If black and white cookies aren't really your thing, you can go for an all-white or all-black cookie (no political statements here only extra frosting). You can also go naked or add other flavors to the batter, like orange zest. If you're really, really into chocolate, you can even add cocoa powder to the batter for a chocolate black and white cookie. This is brilliant work right here, people. The possibilities are endless and will surely satisfy your sweet tooth (and hopefully not those of the cookie-stealing freeloaders formerly known as your friends and family).

2/3 Cup Sugar
1 Stick Butter, Softened
2 Eggs
3/4 Cup Buttermilk
3/4 tsp Vanilla
1/4 tsp Butter Flavor
2 1/2 Cups Flour
2 T Cornstarch
1/4 tsp Baking Powder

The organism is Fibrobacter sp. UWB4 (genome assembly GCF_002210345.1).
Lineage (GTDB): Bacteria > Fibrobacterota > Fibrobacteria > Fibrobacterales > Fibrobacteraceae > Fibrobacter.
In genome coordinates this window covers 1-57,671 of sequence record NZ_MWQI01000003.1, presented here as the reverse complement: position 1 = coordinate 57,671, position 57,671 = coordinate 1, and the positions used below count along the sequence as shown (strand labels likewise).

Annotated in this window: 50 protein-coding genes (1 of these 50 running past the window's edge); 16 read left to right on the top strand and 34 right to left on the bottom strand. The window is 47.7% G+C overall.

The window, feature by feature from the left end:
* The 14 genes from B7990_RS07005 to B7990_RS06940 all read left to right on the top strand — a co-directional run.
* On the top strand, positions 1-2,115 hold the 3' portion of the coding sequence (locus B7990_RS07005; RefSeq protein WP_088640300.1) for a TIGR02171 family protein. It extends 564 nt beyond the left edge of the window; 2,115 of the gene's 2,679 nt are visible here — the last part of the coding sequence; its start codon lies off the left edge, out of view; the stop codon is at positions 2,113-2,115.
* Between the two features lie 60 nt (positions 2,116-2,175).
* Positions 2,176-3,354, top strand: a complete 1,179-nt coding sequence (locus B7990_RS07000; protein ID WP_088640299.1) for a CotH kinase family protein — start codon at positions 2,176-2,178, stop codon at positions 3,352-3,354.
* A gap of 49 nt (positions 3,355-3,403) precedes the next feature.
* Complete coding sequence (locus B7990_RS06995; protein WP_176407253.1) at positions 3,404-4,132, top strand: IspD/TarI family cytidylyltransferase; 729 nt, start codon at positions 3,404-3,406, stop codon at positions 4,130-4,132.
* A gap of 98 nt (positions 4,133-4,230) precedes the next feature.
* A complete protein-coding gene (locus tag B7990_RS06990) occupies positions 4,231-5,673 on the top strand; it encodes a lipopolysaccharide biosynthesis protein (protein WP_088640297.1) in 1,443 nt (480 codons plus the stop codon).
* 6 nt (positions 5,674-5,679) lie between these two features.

1/8 tsp Baking Soda
1/4 tsp Salt
3 Cups Powdered Sugar
2-4 T Hot Water
1/4 Cup Chocolate Chips
1 tsp Corn Syrup

Heat oven to 375F and line cookie trays with parchment.

Whisk the flour, cornstarch, baking powder, baking soda, and salt together. Beat the butter and sugar together until fluffy. Add the eggs one at a time, then add 1/2 tsp vanilla and the butter flavor. Add the flour mixture in three additions, alternating with the buttermilk in two additions.

Scoop the batter onto the prepared trays and bake for 14 minutes or until the edges just begin to brown.

When the cookies have cooled, whisk the powdered sugar and 2 T hot water together. Stir in the remaining vanilla and continue to add hot water until it forms a thick but spreadable glaze. Spread half the glaze onto half of each cookie.